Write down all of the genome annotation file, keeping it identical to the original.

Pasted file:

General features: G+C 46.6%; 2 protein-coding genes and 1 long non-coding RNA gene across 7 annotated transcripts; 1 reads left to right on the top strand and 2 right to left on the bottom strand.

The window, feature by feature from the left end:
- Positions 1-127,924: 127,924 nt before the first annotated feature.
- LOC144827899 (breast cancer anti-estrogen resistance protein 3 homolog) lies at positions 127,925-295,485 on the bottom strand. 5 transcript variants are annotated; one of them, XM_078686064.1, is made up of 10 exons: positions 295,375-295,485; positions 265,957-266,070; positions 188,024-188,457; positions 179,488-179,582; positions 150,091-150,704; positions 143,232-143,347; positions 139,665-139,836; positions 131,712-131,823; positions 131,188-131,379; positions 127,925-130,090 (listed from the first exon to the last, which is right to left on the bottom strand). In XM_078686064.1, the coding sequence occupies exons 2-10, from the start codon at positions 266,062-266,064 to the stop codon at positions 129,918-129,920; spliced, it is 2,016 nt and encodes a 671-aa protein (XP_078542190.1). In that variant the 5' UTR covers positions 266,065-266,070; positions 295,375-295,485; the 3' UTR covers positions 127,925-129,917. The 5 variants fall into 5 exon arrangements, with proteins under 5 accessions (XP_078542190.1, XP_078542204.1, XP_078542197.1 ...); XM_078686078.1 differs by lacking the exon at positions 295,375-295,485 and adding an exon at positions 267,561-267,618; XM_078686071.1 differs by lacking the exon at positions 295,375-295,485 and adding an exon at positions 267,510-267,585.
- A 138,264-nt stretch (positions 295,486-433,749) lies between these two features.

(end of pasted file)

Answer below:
General features: G+C 46.6%; 2 protein-coding genes and 1 long non-coding RNA gene across 7 annotated transcripts; 1 reads left to right on the top strand and 2 right to left on the bottom strand.

The window, feature by feature from the left end:
- Positions 1-127,924: 127,924 nt before the first annotated feature.
- LOC144827899 (breast cancer anti-estrogen resistance protein 3 homolog) lies at positions 127,925-295,485 on the bottom strand. 5 transcript variants are annotated; one of them, XM_078686064.1, is made up of 10 exons: positions 295,375-295,485; positions 265,957-266,070; positions 188,024-188,457; positions 179,488-179,582; positions 150,091-150,704; positions 143,232-143,347; positions 139,665-139,836; positions 131,712-131,823; positions 131,188-131,379; positions 127,925-130,090 (listed from the first exon to the last, which is right to left on the bottom strand). In XM_078686064.1, the coding sequence occupies exons 2-10, from the start codon at positions 266,062-266,064 to the stop codon at positions 129,918-129,920; spliced, it is 2,016 nt and encodes a 671-aa protein (XP_078542190.1). In that variant the 5' UTR covers positions 266,065-266,070; positions 295,375-295,485; the 3' UTR covers positions 127,925-129,917. The 5 variants fall into 5 exon arrangements, with proteins under 5 accessions (XP_078542190.1, XP_078542204.1, XP_078542197.1 ...); XM_078686078.1 differs by lacking the exon at positions 295,375-295,485 and adding an exon at positions 267,561-267,618; XM_078686071.1 differs by lacking the exon at positions 295,375-295,485 and adding an exon at positions 267,510-267,585.
- A 138,264-nt stretch (positions 295,486-433,749) lies between these two features.